1st Edition

The Censors as Guardians of Public and Family Life in the Roman Republic

By Anna Tarwacka Copyright 2025
    296 Pages 2 B/W Illustrations
    by Routledge

    This volume explores the effects of the Roman censorial mark (nota censoria) and the influence of censorial regulations on the development of written law in ancient Rome.

    The censor was one of the most fascinating legal institutions of Republican Rome. The most colourful and anecdotal area of censorial activities was in the upkeep of public morals (regimen morum); in carrying out this duty, censors controlled private, even intimate, aspects of Roman life. The office of the censor has been studied by various scholars from prosopographical, historical, and social perspectives. There is, however, no extensive study of the impact of the censors on the development of written law. This book provides an overview of the applications of the nota censoria to demonstrate its impact on the development of numerous regulations in the field of private and public law in both the Republican and Imperial periods. It explores the relationship between magistrate law (ius honorarium) and regimen morum and how the activity of the censors in this area influenced the formation of praetorian edicts, as well as later legislation of the principate period, most notably the marriage laws of Augustus. In examining the influence of the censor and the censorial nota in these spheres, readers will gain a new understanding of the overall significance of the office of censor in the formation of the Roman legal order.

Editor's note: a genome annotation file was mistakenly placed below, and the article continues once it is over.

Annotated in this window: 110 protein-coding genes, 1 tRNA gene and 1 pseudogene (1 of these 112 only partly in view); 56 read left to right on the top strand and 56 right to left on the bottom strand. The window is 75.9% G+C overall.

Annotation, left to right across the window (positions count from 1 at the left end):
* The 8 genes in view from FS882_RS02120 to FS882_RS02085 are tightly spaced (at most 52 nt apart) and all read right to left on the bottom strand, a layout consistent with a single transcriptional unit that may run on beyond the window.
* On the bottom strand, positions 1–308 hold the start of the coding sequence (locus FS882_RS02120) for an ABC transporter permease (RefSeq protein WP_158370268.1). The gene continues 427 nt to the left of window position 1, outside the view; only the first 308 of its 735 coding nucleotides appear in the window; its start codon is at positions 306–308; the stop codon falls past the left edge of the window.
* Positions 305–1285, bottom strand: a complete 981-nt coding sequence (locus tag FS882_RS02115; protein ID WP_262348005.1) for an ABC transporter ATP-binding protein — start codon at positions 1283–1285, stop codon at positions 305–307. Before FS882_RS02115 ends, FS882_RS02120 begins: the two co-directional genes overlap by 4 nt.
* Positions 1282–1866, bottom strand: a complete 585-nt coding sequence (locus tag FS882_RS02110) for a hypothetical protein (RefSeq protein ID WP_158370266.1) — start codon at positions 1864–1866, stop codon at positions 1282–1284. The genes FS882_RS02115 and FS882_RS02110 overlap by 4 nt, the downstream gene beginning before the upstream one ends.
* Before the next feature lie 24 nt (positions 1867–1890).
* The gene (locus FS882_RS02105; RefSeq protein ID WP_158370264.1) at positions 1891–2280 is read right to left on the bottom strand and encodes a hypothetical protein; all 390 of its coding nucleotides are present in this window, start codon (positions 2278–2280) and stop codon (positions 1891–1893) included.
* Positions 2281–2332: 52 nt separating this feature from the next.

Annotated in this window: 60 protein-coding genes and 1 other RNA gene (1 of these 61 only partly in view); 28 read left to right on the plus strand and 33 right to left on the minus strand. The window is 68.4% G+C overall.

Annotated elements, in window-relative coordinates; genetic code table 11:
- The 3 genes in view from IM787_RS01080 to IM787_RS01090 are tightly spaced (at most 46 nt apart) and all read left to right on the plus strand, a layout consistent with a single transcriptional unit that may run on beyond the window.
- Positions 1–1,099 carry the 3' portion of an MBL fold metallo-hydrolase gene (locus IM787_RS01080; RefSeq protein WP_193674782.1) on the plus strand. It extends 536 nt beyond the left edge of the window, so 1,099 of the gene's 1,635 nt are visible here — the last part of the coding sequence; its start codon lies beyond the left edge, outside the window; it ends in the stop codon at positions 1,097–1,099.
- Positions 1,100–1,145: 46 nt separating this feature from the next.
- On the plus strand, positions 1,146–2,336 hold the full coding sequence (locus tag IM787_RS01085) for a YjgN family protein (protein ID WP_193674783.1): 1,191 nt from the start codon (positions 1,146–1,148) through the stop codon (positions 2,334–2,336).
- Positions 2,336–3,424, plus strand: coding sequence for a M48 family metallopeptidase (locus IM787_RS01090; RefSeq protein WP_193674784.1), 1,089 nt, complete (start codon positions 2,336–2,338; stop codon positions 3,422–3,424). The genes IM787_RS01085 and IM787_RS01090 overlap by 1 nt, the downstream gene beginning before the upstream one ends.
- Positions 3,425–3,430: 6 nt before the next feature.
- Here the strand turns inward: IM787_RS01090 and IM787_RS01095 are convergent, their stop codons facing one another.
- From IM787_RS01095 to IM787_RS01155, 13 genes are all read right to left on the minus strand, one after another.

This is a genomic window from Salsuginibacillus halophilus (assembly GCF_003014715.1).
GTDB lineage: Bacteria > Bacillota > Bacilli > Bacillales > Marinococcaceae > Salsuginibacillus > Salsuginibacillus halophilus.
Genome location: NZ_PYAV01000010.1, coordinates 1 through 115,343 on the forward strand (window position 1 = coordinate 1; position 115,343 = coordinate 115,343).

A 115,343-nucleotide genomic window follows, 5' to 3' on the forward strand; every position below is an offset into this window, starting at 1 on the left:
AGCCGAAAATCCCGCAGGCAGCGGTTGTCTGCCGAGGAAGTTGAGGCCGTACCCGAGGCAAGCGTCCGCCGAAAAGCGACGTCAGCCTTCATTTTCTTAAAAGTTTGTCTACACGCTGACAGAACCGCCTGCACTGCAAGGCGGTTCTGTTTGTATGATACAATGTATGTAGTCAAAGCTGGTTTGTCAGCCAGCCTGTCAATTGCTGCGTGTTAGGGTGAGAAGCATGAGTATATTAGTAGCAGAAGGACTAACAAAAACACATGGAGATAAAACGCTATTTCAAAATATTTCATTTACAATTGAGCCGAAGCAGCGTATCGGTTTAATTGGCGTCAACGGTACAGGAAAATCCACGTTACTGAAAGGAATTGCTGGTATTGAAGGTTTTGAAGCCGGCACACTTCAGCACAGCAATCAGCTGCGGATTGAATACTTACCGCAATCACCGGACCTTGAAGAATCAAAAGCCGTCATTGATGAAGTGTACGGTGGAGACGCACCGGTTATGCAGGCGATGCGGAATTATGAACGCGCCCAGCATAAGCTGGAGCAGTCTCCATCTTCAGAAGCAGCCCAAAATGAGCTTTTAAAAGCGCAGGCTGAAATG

The Censors as Guardians of Public and Family Life in the Roman Republic will be of interest to students and scholars of Roman law in both the Republican and Imperial periods, but also to those working on Roman moral attitudes and society more broadly.

    Introduction; I. The office of censor in republican Rome; II. Census-related powers of the censors; III. The principles of the regimen morum; IV. Censorial mark concerning matters of morality in family life; V. Censorial mark for matters relating to public functions and way of life; Conclusion.


    Anna Tarwacka is Professor of Social Sciences in the field of law, classical philologist and head of the Roman Law Department at Cardinal Stefan Wyszyński University in Warsaw. She is the author of four monographs and numerous articles, and co-author of the textbook Roman Public Law. She specialises in Roman public and private law. Tarwacka conducts research on piracy in ancient Rome, the office of the censor and the legal aspects of the collection of ancient jokes called Philogelos. She is a populariser of antiquity; she runs the blog ‘Rzymianie i prawo’ (‘Romans and the Law’) and a YouTube channel of the same name. She is also the author of a children's book on Roman law.